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dc.contributor.advisorSwaffar, Janet K.en
dc.contributor.advisorSchallert, Diane L.en
dc.creatorDemont, Brandi Leanneen
dc.date.accessioned2010-09-01T21:38:06Zen
dc.date.accessioned2010-09-01T21:38:11Zen
dc.date.available2010-09-01T21:38:06Zen
dc.date.available2010-09-01T21:38:11Zen
dc.date.issued2010-05en
dc.date.submittedMay 2010en
dc.identifier.urihttp://hdl.handle.net/2152/ETD-UT-2010-05-748en
dc.descriptiontexten
dc.description.abstractThe present inquiry is a qualitative case study of conversations and attitudes of students participating in a non-required, second-year conversation section offered as a voluntary adjunct to required second year courses in Italian. The findings in this dissertation support calls by policy makers in foreign language education who advocate for a more integrated and holistic approach to foreign language education. Through this empirical qualitative case study, I have used the construct of Third Space (Gutiérrez, 2008) to examine students’ development of multiple literacies (Swaffar & Arens, 2005) in a foreign language conversation-based classroom. The theory of Third Space is seen as a kind of authentic intersubjective space, where students’ ways of knowing and learning are accepted and expanded in the learning environment. The study describes the results from the implementation of a language pedagogy based on the model of multiple literacies in an Italian conversation class. Students in the class read and viewed a wide variety of authentic materials, around which they anchored their class discussions. Through activities involving multiple readings of the given text, the students co-constructed their interpretations based on personal experiences and on the socio-cultural background of the text. Students also engaged in self-reflective exercises documenting their own learning processes. Through interpretive analysis of student work produced in the class, the ecology of learner developments and the corresponding classroom talk are assessed. I have identified three major themes that are evident as essential elements to the students’ developing trans-linguistic proficiency in conjunction with their evolving cultural literacy. In particular, self-reflection and identity, expanded practices of knowing and learning, and the influence of semiotic mediation on classroom interactions are the three elements that define how these students articulated their Third Space in conjunction with this particular language learning context.en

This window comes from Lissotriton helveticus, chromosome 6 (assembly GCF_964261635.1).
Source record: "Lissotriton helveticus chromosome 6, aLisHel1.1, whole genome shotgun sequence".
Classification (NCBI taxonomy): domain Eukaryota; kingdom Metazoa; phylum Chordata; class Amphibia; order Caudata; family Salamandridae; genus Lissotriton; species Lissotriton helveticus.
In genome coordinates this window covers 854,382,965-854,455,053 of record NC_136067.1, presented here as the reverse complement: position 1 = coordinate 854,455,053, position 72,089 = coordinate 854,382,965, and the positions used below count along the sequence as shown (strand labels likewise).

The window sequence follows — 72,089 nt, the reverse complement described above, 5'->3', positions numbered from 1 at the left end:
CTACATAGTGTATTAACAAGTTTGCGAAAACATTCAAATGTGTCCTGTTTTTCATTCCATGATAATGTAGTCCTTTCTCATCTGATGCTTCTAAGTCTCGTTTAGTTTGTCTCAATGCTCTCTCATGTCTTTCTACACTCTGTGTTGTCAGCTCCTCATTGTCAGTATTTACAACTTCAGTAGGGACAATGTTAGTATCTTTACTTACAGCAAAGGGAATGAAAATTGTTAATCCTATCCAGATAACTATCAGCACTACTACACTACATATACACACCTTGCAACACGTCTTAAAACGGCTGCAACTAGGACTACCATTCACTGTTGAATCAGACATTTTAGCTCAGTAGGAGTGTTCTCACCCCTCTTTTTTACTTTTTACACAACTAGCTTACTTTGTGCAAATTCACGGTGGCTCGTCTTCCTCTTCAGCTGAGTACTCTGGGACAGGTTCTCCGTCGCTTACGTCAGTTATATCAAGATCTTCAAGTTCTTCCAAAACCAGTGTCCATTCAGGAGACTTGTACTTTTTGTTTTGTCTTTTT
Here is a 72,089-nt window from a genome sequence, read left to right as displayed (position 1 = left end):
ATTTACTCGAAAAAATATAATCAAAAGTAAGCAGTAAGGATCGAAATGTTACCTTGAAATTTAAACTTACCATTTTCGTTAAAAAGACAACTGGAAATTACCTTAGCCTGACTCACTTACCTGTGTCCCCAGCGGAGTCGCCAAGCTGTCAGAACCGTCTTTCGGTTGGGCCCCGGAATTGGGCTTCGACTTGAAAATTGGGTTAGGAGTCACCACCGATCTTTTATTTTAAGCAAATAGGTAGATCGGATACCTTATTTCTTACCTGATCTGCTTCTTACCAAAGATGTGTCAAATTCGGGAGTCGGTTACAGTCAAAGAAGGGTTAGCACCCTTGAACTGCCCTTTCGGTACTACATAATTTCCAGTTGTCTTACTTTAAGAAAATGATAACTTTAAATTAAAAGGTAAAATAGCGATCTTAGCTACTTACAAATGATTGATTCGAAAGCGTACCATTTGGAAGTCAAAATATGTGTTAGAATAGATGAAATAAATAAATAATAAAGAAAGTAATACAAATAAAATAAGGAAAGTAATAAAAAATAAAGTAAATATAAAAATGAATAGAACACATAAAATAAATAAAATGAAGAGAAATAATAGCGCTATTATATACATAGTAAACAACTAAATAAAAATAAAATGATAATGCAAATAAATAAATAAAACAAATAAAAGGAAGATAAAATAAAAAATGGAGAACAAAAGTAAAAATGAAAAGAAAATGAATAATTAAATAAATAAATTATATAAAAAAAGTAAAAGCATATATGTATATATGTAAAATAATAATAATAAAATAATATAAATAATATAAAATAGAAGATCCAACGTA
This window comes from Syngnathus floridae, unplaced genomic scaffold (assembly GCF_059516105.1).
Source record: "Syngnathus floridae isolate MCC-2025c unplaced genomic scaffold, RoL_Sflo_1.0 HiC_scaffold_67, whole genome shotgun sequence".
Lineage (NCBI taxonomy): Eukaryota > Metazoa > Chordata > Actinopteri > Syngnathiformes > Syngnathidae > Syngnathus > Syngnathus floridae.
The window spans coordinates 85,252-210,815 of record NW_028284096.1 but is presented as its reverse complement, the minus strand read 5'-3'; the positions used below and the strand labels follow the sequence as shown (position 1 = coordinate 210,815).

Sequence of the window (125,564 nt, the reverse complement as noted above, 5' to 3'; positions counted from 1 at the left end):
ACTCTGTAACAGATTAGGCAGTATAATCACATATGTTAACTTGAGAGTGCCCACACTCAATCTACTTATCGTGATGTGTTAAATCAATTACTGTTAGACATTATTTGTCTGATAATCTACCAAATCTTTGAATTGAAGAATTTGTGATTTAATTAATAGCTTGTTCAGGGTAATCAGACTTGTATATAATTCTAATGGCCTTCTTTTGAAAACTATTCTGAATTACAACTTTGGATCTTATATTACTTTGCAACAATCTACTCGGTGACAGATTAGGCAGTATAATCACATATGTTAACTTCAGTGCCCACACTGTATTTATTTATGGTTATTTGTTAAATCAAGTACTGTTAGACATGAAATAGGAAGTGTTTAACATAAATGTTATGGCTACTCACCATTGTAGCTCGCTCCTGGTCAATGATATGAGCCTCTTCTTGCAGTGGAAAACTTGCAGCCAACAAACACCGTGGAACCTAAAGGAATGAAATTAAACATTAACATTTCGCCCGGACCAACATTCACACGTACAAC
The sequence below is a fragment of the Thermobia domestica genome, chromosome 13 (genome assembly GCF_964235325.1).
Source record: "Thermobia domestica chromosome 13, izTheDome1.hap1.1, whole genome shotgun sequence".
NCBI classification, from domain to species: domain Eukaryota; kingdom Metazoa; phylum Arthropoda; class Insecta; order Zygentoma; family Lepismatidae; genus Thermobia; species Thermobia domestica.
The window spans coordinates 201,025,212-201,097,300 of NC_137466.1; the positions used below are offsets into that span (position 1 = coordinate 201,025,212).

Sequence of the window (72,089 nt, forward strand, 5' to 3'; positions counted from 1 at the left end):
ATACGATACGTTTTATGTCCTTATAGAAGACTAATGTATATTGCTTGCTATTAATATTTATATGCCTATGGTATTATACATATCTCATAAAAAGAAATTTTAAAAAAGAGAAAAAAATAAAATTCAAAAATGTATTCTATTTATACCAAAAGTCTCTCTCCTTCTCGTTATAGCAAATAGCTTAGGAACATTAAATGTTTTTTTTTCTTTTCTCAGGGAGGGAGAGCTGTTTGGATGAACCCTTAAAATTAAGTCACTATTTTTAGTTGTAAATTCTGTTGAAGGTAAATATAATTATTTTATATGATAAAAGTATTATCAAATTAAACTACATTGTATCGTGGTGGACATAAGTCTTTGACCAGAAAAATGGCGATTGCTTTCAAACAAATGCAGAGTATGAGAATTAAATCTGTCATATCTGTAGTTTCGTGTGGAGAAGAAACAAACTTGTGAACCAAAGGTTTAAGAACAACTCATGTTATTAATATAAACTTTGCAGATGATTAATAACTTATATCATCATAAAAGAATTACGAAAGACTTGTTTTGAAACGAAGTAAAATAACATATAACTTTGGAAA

dc.format.mimetypeapplication/pdfen
dc.language.isoengen
dc.subjectForeign languageen
dc.subjectItalianen
dc.subjectMultiple literaciesen
dc.subjectFilmen
dc.subjectHolistic language learningen
dc.subjectPost-secondary educationen
dc.titleFinding the third space : a case study of developing multiple literacies in a foreign language conversation classen
dc.date.updated2010-09-01T21:38:11Zen
dc.contributor.committeeMemberFrizzi, Adriaen
dc.contributor.committeeMemberMoore, Zenaen
dc.contributor.committeeMemberHorwitz, Elaine K.en
dc.type.genrethesisen
thesis.degree.departmentCurriculum and Instructionen
thesis.degree.disciplineForeign Language Educationen
thesis.degree.grantorUniversity of Texas at Austinen
thesis.degree.levelDoctoralen
thesis.degree.nameDoctor of Philosophyen


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